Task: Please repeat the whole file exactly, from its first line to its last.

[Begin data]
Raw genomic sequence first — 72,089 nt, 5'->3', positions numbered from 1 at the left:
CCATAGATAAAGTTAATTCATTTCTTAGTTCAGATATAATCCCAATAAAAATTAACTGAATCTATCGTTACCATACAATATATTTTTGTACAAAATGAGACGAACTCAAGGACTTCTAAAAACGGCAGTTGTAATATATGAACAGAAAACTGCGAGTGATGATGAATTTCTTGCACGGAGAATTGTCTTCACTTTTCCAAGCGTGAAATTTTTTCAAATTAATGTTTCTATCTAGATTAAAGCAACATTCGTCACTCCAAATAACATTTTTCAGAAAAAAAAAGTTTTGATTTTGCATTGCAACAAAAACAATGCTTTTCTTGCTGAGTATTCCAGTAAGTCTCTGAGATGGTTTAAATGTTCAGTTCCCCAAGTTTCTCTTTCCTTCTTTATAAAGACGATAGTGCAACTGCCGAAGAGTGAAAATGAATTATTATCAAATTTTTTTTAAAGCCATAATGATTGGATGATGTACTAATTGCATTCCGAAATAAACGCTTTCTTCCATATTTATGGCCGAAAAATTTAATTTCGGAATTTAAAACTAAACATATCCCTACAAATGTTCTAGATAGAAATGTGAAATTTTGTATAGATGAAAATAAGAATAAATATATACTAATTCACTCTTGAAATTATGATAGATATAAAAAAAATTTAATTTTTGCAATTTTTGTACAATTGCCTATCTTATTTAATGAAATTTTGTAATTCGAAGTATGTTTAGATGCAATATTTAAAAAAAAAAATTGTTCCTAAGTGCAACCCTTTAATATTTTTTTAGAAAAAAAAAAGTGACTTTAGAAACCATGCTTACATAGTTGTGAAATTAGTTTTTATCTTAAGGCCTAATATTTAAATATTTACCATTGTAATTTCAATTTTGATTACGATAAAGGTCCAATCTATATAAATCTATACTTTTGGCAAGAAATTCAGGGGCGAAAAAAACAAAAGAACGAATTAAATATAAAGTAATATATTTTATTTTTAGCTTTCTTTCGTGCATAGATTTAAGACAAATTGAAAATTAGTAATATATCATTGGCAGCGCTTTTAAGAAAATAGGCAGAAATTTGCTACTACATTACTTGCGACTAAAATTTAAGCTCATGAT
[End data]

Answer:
Raw genomic sequence first — 72,089 nt, 5'->3', positions numbered from 1 at the left:
CCATAGATAAAGTTAATTCATTTCTTAGTTCAGATATAATCCCAATAAAAATTAACTGAATCTATCGTTACCATACAATATATTTTTGTACAAAATGAGACGAACTCAAGGACTTCTAAAAACGGCAGTTGTAATATATGAACAGAAAACTGCGAGTGATGATGAATTTCTTGCACGGAGAATTGTCTTCACTTTTCCAAGCGTGAAATTTTTTCAAATTAATGTTTCTATCTAGATTAAAGCAACATTCGTCACTCCAAATAACATTTTTCAGAAAAAAAAAGTTTTGATTTTGCATTGCAACAAAAACAATGCTTTTCTTGCTGAGTATTCCAGTAAGTCTCTGAGATGGTTTAAATGTTCAGTTCCCCAAGTTTCTCTTTCCTTCTTTATAAAGACGATAGTGCAACTGCCGAAGAGTGAAAATGAATTATTATCAAATTTTTTTTAAAGCCATAATGATTGGATGATGTACTAATTGCATTCCGAAATAAACGCTTTCTTCCATATTTATGGCCGAAAAATTTAATTTCGGAATTTAAAACTAAACATATCCCTACAAATGTTCTAGATAGAAATGTGAAATTTTGTATAGATGAAAATAAGAATAAATATATACTAATTCACTCTTGAAATTATGATAGATATAAAAAAAATTTAATTTTTGCAATTTTTGTACAATTGCCTATCTTATTTAATGAAATTTTGTAATTCGAAGTATGTTTAGATGCAATATTTAAAAAAAAAAATTGTTCCTAAGTGCAACCCTTTAATATTTTTTTAGAAAAAAAAAAGTGACTTTAGAAACCATGCTTACATAGTTGTGAAATTAGTTTTTATCTTAAGGCCTAATATTTAAATATTTACCATTGTAATTTCAATTTTGATTACGATAAAGGTCCAATCTATATAAATCTATACTTTTGGCAAGAAATTCAGGGGCGAAAAAAACAAAAGAACGAATTAAATATAAAGTAATATATTTTATTTTTAGCTTTCTTTCGTGCATAGATTTAAGACAAATTGAAAATTAGTAATATATCATTGGCAGCGCTTTTAAGAAAATAGGCAGAAATTTGCTACTACATTACTTGCGACTAAAATTTAAGCTCATGAT